We have also verified that pure proteasome had no effect on caspase-1, -6, and -8 substrates and that the proteasome inhibitors MG132 and clasto-lactacystin β-lactone had no effect on commercially available caspase-1, -6, and -8 enzymes (data not shown). 
Effect of Quercetin on the Antiapoptotic Activity of Proteasome Inhibitor
To establish a direct correlation between MG132-induced HSPs and its antiapoptotic effect on IFN-γ–induced apoptosis, cells were pretreated with quercetin, a natural flavonoid that inhibits the stress-induced synthesis of HSPs and then were treated with MG132 and/or IFN-γ. We observed that quercetin pretreatment decreased the induction of HSPs caused by MG132. The decrease in the induction was >70% for HSP27, -70, and -90, and was >65% for HSF2 and -4 (Fig. 5) . Quercetin pretreatment also significantly reversed the inhibition of caspase-1, -6, and -8 activities caused by MG132 (Fig. 6)
Having confirmed the decrease in HSPs by quercetin and the expected effect on caspases, we used a phase-contrast microscope to look directly at the effect on apoptosis. As published previously, 20 in IFN-γ–treated samples, a significant number of small, adherent, rounded, or bubbling and shrunken cells, indicative of apoptotic cells, were present, compared with untreated samples. There was no significant difference in cell morphology among untreated, MG132-treated, and IFN-γ+MG132-cotreated cells, indicating the antiapoptotic effect of MG132 on IFN-γ–induced apoptosis. 20 The morphology of the cells treated with quercetin alone was similar to that of the untreated control. However, a significant number of cells with apoptotic morphology were present in samples pretreated with quercetin and then treated with IFN-γ+MG132 (Fig. 7)
The observations in phase-contrast microscopy were quantitatively confirmed by annexin V-FITC and PI staining. The percentage of early apoptotic cells, as described previously, 20 in untreated, IFN-γ-, MG132-, and IFN-γ+MG132-treated samples were 1.7% ± 0.43%, 13.02% ± 2.27%, 0.58% ± 0.23%, and 0.63% ± 0.13%, respectively. The percentage of apoptotic cells in quercetin-treated sample was 1.17% ± 0.78%, whereas it was 8.5% ± 1.49% in samples pretreated with quercetin and then cotreated with IFN-γ+MG132 (Fig. 8)
Discussion
It has been reported that proteasome inhibition causes upregulation of HSPs. 8 11 12 Recent reports 15 16 17 have indicated that some HSPs are antiapoptotic and directly inhibit caspase activation. Because our previous study showed that proteasome inhibition protects LECs from IFN-γ–induced apoptosis, 20 in the present study, we tested the hypothesis that proteasome inhibition increases HSP expression, which blocks caspase activation and thus could prevent IFN-γ–induced apoptosis of LECs.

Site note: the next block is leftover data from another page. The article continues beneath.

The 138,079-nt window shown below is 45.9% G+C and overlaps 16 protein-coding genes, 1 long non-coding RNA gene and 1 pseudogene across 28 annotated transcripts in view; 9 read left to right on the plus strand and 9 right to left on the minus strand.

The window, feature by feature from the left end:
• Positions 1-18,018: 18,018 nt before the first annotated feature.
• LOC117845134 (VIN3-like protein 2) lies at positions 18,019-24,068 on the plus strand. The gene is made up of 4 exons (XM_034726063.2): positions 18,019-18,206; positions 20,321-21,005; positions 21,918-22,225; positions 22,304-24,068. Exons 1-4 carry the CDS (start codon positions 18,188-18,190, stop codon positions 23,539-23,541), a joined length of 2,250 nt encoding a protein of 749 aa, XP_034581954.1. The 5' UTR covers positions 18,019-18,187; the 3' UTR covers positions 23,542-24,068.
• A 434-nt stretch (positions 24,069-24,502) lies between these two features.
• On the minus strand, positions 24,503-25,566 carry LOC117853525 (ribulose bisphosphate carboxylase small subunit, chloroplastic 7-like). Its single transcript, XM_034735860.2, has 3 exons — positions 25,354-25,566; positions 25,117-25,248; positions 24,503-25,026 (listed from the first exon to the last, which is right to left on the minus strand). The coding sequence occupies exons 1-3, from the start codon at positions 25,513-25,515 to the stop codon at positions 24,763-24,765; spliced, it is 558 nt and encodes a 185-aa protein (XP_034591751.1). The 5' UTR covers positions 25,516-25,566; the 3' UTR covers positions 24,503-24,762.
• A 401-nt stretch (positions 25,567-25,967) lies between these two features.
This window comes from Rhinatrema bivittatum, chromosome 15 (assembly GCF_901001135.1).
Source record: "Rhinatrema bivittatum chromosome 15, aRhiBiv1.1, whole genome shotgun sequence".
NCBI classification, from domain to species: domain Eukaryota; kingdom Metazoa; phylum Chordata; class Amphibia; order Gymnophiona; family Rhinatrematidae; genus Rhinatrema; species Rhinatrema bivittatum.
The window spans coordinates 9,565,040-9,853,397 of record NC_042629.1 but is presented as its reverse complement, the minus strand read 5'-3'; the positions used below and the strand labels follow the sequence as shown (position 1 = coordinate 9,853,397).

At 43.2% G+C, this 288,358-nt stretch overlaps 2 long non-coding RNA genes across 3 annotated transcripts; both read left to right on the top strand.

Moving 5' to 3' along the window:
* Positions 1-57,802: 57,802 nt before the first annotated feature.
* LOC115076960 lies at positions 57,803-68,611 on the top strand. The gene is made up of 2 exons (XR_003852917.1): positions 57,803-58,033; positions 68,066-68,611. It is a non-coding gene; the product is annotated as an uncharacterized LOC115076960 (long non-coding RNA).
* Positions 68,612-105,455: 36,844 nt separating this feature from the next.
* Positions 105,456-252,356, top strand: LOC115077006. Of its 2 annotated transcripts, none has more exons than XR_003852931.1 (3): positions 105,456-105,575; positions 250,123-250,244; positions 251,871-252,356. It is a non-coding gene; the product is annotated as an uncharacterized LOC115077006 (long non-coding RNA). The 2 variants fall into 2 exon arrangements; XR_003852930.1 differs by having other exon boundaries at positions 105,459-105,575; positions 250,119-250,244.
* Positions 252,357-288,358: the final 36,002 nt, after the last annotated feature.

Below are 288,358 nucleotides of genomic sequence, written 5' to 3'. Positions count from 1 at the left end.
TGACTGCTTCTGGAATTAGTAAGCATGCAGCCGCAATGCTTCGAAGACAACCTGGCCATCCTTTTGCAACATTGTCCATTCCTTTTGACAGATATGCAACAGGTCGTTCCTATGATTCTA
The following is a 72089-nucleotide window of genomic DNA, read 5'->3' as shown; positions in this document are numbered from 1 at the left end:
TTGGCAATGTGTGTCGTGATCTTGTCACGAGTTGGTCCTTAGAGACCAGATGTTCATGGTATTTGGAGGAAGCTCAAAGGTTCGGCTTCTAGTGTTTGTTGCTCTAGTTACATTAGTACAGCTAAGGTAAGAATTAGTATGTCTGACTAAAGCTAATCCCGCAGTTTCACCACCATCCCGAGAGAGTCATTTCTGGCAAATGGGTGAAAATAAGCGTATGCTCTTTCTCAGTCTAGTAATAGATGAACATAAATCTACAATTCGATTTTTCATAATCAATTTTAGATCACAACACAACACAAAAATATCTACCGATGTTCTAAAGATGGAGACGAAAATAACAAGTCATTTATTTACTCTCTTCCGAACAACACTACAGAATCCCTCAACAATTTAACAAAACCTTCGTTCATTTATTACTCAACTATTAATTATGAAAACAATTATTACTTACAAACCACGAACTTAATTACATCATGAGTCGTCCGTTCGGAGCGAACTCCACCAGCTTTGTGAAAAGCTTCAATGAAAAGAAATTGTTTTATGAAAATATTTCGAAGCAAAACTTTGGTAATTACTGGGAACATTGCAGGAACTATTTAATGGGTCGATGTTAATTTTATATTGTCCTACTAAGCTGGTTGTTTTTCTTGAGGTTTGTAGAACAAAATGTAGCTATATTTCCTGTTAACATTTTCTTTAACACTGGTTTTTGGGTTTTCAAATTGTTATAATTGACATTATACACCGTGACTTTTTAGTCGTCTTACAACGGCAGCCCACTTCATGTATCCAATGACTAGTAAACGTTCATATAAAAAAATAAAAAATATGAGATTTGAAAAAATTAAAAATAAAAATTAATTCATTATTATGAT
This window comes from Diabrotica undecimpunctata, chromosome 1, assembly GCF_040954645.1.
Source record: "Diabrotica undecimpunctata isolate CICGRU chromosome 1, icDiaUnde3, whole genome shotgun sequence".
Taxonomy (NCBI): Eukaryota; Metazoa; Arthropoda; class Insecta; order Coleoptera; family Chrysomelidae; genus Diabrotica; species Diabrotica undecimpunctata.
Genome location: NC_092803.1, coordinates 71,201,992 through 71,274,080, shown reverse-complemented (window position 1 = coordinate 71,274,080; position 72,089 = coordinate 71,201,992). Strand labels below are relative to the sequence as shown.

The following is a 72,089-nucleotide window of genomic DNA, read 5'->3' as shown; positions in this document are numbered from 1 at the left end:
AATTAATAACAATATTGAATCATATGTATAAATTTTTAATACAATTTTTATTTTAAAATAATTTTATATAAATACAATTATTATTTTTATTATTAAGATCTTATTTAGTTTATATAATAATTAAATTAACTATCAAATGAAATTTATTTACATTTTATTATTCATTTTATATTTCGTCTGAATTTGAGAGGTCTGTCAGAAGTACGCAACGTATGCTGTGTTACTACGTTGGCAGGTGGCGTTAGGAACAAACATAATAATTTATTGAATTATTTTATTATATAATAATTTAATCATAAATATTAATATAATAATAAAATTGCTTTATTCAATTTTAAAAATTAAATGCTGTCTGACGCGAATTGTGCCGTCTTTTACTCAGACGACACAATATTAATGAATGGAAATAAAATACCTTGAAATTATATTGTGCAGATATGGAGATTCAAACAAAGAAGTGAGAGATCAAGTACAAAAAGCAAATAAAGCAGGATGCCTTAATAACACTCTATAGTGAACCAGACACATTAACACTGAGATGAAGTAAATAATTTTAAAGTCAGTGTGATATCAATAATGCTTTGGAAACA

We used MG132, a peptide aldehyde inhibitor of the catalytic subunits of the proteasome. MG132 is highly potent, but inhibition of calpain and cathepsin B has been reported. 33 Therefore, we also used clasto-lactacystin β-lactone, which is a more specific inhibitor of proteasome, 34 although in one study it was shown to inhibit the human platelet A-like protease. 35 MG132 and clasto-lactacystin β-lactone gave similar results in our study. 
The ubiquitin-proteasome pathway is responsible for degradation of abnormal proteins. 5 6 7 Proteasome inhibitors block intracellular protein breakdown; the resultant accumulation of abnormal proteins activates HSFs, which results in elevated synthesis of HSPs. 8 11 12 13 36 In addition, proteasome inhibition may cause accumulation of HSPs through reduction in degradation of these proteins. In our study, proteasome inhibition caused an increase in HSP27, -70, and -90 protein levels (Fig. 2) . Although we saw a small but significant change in αB-crystallin mRNA by proteasome inhibitor treatment, we did not observe any increase in its expression at the protein level (Fig. 2) , perhaps because of its posttranslational modification by other proteases, such as calpain. 37 A decrease in αA-crystallin expression (Figs. 1 2)may actually protect the cells under stress conditions as part of the antiapoptotic mechanism of proteasome inhibition. This observation is consistent with a previous report in which a decrease in αA-crystallin expression was observed in hydrogen-peroxide–resistant αTN4 cells, compared with normal cells. 38 Because αA-crystallin has also been shown to protect cells from apoptosis, 39 40 there is a possibility that the decrease in αA-crystallin expression is a proapoptotic effect of proteasome inhibition but the net effect of the proteasome inhibitor is antiapoptotic, due to the involvement of other factors. 
The induction of heat shock gene expression by stress is mediated by HSFs, which bind to heat shock elements in the promoters of heat shock genes. 41 42 HSFs have been shown to be affected during downregulation of the ubiquitin-proteasome pathway. The specific function of HSFs in regulation of heat shock gene expression in response to proteasome inhibition is not clear. Proteasome inhibition has been shown to activate mammalian HSF1, 43 44 and to activate and lead to the accumulation of mammalian HSF2 45 and avian HSF1, -2, and -3. 13 Recently, HSF4 has been shown to be important for normal development of the lens. 46 47 48 We observed a more than twofold increase in HSF2 and -4, but no change in HSF1 protein expression on proteasome inhibition (Fig. 3) , suggesting the involvement of HSF2 and -4 in elevated synthesis of HSPs. HSF4 has two isoforms, HSF4a (56kDa) and -4b (62 kDa), and only HSF4b has the potential to activate transcription. 49 50 Consistent with previous reports, 46 49 we also detected only the b isoform of HSF4. In addition, in our study, low-mobility bands, suggestive of a phosphorylated form of HSFs, were not observed after proteasome inhibitor treatment (Fig. 3) . Indeed, other reports have suggested that the increases in HSF2 concentration alone by proteasome inhibition is sufficient to upregulate HSP expression. 51 52